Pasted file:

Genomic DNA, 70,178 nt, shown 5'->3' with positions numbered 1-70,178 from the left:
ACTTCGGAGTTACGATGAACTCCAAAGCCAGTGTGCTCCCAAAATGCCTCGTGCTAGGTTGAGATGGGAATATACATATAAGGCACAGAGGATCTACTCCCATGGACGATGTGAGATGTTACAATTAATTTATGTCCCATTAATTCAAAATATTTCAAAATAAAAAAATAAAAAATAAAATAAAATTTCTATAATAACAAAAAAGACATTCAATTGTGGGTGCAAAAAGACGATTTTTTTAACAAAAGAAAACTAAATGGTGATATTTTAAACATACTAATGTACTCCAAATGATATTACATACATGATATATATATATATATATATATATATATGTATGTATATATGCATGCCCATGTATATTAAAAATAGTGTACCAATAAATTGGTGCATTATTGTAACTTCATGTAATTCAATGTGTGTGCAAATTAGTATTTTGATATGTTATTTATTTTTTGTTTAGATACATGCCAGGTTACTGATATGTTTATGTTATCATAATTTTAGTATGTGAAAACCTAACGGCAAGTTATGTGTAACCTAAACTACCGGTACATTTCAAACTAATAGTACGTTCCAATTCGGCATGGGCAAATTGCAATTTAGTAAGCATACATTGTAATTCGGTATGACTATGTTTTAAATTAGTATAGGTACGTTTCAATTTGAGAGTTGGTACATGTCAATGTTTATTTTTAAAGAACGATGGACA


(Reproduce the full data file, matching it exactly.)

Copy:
Genomic DNA, 70,178 nt, shown 5'->3' with positions numbered 1-70,178 from the left:
ACTTCGGAGTTACGATGAACTCCAAAGCCAGTGTGCTCCCAAAATGCCTCGTGCTAGGTTGAGATGGGAATATACATATAAGGCACAGAGGATCTACTCCCATGGACGATGTGAGATGTTACAATTAATTTATGTCCCATTAATTCAAAATATTTCAAAATAAAAAAATAAAAAATAAAATAAAATTTCTATAATAACAAAAAAGACATTCAATTGTGGGTGCAAAAAGACGATTTTTTTAACAAAAGAAAACTAAATGGTGATATTTTAAACATACTAATGTACTCCAAATGATATTACATACATGATATATATATATATATATATATATATATGTATGTATATATGCATGCCCATGTATATTAAAAATAGTGTACCAATAAATTGGTGCATTATTGTAACTTCATGTAATTCAATGTGTGTGCAAATTAGTATTTTGATATGTTATTTATTTTTTGTTTAGATACATGCCAGGTTACTGATATGTTTATGTTATCATAATTTTAGTATGTGAAAACCTAACGGCAAGTTATGTGTAACCTAAACTACCGGTACATTTCAAACTAATAGTACGTTCCAATTCGGCATGGGCAAATTGCAATTTAGTAAGCATACATTGTAATTCGGTATGACTATGTTTTAAATTAGTATAGGTACGTTTCAATTTGAGAGTTGGTACATGTCAATGTTTATTTTTAAAGAACGATGGACA